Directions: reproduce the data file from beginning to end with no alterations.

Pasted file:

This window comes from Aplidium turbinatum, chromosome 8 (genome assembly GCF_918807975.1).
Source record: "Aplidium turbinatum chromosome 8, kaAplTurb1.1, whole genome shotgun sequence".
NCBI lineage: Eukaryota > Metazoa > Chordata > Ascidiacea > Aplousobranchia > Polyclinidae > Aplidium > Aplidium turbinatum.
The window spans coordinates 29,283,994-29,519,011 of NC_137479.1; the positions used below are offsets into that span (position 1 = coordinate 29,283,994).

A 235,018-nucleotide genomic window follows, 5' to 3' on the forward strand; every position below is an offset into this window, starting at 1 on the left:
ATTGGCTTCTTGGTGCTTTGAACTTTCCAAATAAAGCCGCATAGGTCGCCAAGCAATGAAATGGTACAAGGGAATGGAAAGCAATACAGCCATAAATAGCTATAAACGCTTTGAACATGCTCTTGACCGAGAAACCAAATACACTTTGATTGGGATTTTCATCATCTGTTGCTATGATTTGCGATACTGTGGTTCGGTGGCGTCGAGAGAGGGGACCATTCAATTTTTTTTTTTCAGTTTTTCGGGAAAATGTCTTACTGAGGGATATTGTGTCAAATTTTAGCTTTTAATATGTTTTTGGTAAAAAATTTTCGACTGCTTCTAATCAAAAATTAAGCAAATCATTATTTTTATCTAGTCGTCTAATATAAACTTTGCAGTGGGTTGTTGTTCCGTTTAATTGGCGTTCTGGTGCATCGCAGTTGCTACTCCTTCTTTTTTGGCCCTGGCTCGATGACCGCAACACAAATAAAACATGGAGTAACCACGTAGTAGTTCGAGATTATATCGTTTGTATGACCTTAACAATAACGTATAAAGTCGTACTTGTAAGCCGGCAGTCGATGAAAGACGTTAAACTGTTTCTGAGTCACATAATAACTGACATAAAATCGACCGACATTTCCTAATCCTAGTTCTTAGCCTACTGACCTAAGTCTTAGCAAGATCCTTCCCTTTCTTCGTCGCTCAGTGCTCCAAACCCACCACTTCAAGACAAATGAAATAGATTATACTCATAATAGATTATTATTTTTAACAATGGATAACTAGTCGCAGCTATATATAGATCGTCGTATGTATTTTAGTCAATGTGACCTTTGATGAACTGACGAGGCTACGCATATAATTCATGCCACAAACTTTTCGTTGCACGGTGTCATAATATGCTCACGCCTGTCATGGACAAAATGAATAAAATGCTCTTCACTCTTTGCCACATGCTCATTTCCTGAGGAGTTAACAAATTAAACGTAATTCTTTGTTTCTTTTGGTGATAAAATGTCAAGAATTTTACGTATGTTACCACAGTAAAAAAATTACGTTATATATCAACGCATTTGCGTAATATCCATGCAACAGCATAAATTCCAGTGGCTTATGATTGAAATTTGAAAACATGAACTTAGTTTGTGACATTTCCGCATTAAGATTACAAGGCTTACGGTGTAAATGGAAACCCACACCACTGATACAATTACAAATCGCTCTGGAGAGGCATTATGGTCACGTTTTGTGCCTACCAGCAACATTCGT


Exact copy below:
This window comes from Aplidium turbinatum, chromosome 8 (genome assembly GCF_918807975.1).
Source record: "Aplidium turbinatum chromosome 8, kaAplTurb1.1, whole genome shotgun sequence".
NCBI lineage: Eukaryota > Metazoa > Chordata > Ascidiacea > Aplousobranchia > Polyclinidae > Aplidium > Aplidium turbinatum.
The window spans coordinates 29,283,994-29,519,011 of NC_137479.1; the positions used below are offsets into that span (position 1 = coordinate 29,283,994).

A 235,018-nucleotide genomic window follows, 5' to 3' on the forward strand; every position below is an offset into this window, starting at 1 on the left:
ATTGGCTTCTTGGTGCTTTGAACTTTCCAAATAAAGCCGCATAGGTCGCCAAGCAATGAAATGGTACAAGGGAATGGAAAGCAATACAGCCATAAATAGCTATAAACGCTTTGAACATGCTCTTGACCGAGAAACCAAATACACTTTGATTGGGATTTTCATCATCTGTTGCTATGATTTGCGATACTGTGGTTCGGTGGCGTCGAGAGAGGGGACCATTCAATTTTTTTTTTTCAGTTTTTCGGGAAAATGTCTTACTGAGGGATATTGTGTCAAATTTTAGCTTTTAATATGTTTTTGGTAAAAAATTTTCGACTGCTTCTAATCAAAAATTAAGCAAATCATTATTTTTATCTAGTCGTCTAATATAAACTTTGCAGTGGGTTGTTGTTCCGTTTAATTGGCGTTCTGGTGCATCGCAGTTGCTACTCCTTCTTTTTTGGCCCTGGCTCGATGACCGCAACACAAATAAAACATGGAGTAACCACGTAGTAGTTCGAGATTATATCGTTTGTATGACCTTAACAATAACGTATAAAGTCGTACTTGTAAGCCGGCAGTCGATGAAAGACGTTAAACTGTTTCTGAGTCACATAATAACTGACATAAAATCGACCGACATTTCCTAATCCTAGTTCTTAGCCTACTGACCTAAGTCTTAGCAAGATCCTTCCCTTTCTTCGTCGCTCAGTGCTCCAAACCCACCACTTCAAGACAAATGAAATAGATTATACTCATAATAGATTATTATTTTTAACAATGGATAACTAGTCGCAGCTATATATAGATCGTCGTATGTATTTTAGTCAATGTGACCTTTGATGAACTGACGAGGCTACGCATATAATTCATGCCACAAACTTTTCGTTGCACGGTGTCATAATATGCTCACGCCTGTCATGGACAAAATGAATAAAATGCTCTTCACTCTTTGCCACATGCTCATTTCCTGAGGAGTTAACAAATTAAACGTAATTCTTTGTTTCTTTTGGTGATAAAATGTCAAGAATTTTACGTATGTTACCACAGTAAAAAAATTACGTTATATATCAACGCATTTGCGTAATATCCATGCAACAGCATAAATTCCAGTGGCTTATGATTGAAATTTGAAAACATGAACTTAGTTTGTGACATTTCCGCATTAAGATTACAAGGCTTACGGTGTAAATGGAAACCCACACCACTGATACAATTACAAATCGCTCTGGAGAGGCATTATGGTCACGTTTTGTGCCTACCAGCAACATTCGT